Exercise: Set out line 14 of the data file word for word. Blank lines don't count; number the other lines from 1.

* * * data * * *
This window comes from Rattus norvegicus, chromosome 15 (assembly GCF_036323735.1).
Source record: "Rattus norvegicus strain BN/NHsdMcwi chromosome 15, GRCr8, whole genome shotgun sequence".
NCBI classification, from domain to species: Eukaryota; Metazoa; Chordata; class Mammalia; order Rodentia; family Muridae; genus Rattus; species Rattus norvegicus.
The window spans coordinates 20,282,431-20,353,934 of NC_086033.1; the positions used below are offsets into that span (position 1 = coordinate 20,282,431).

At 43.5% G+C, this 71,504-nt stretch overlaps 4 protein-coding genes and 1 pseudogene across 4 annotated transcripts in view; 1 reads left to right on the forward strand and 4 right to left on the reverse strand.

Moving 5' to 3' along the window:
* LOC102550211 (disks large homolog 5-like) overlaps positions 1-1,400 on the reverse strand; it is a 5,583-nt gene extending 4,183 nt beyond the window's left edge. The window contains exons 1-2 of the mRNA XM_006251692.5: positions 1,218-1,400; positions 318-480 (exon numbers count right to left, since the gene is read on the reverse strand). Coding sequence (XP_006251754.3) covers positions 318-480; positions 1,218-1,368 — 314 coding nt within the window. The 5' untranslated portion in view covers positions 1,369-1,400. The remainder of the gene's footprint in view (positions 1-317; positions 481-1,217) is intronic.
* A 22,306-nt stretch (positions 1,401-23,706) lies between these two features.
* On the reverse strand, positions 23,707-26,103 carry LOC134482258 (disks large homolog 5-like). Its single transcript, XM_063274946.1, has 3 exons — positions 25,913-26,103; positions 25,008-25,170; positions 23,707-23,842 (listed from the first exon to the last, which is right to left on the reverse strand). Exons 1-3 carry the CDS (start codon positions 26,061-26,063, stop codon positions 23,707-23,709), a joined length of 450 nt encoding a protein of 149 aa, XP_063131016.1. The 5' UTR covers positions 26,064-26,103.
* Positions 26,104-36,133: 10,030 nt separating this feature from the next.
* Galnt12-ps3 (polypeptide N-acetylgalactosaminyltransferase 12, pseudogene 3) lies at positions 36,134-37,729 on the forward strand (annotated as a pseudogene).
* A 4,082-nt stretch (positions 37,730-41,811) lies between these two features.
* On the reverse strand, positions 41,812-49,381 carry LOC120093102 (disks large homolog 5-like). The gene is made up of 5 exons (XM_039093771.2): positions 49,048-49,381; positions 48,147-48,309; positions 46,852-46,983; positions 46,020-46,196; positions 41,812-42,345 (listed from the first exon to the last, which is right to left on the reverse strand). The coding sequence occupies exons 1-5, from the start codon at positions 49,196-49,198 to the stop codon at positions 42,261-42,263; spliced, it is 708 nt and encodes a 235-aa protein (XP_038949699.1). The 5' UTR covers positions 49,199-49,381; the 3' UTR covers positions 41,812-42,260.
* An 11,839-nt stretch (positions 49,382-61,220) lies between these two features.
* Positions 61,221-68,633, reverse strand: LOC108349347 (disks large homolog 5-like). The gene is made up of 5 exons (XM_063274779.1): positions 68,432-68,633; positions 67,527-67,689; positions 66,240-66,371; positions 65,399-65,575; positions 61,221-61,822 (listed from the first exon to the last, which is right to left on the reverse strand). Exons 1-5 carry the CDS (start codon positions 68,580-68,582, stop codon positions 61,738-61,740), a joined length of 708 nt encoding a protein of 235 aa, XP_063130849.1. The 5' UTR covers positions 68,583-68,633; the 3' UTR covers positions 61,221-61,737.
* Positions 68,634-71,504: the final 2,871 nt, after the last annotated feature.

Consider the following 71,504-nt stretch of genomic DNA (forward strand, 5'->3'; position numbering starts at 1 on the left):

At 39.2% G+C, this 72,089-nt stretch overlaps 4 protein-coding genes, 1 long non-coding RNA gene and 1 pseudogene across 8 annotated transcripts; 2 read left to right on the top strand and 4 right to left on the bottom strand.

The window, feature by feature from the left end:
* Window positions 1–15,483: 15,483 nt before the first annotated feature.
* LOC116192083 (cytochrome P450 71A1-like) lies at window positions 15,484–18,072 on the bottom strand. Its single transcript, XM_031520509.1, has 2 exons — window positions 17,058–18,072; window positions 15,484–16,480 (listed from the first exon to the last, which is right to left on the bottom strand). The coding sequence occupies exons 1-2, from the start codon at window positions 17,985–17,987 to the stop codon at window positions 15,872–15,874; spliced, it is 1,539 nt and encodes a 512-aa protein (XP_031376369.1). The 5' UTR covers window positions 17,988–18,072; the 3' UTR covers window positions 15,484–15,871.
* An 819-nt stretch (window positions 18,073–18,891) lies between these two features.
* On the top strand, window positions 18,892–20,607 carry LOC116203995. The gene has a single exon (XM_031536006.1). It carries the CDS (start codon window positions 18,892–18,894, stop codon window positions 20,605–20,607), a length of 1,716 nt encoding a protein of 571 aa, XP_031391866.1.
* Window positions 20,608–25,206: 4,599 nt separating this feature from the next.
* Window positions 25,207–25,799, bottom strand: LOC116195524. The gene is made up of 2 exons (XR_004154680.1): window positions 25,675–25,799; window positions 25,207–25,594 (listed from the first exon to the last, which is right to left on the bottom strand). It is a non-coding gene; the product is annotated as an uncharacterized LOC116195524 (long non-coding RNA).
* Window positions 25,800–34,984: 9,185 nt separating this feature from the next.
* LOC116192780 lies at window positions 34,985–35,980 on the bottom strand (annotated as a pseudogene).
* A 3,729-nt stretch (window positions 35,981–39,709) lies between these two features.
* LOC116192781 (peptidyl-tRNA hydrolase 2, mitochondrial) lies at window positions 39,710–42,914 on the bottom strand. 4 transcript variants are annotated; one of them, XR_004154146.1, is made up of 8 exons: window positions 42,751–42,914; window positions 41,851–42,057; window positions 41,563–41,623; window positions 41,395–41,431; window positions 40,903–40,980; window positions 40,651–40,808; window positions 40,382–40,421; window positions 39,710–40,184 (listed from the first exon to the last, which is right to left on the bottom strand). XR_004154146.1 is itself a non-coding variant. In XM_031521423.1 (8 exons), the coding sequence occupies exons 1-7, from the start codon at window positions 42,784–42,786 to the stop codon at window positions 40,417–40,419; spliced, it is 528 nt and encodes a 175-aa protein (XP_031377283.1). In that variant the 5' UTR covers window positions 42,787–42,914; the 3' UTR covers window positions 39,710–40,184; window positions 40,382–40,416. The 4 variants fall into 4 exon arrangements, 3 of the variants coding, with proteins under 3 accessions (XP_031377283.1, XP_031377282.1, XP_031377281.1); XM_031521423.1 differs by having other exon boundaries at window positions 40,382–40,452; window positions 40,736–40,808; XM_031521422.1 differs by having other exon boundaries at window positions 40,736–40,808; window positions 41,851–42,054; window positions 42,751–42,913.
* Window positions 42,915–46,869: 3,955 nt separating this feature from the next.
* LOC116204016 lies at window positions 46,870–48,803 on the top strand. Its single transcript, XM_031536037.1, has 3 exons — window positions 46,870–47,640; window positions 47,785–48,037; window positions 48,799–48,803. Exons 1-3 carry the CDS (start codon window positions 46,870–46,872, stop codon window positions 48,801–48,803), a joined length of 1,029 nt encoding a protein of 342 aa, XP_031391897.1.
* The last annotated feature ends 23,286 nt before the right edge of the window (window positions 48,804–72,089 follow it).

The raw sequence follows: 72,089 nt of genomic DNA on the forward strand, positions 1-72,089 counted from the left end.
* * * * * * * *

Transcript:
* An 11,839-nt stretch (positions 49,382-61,220) lies between these two features.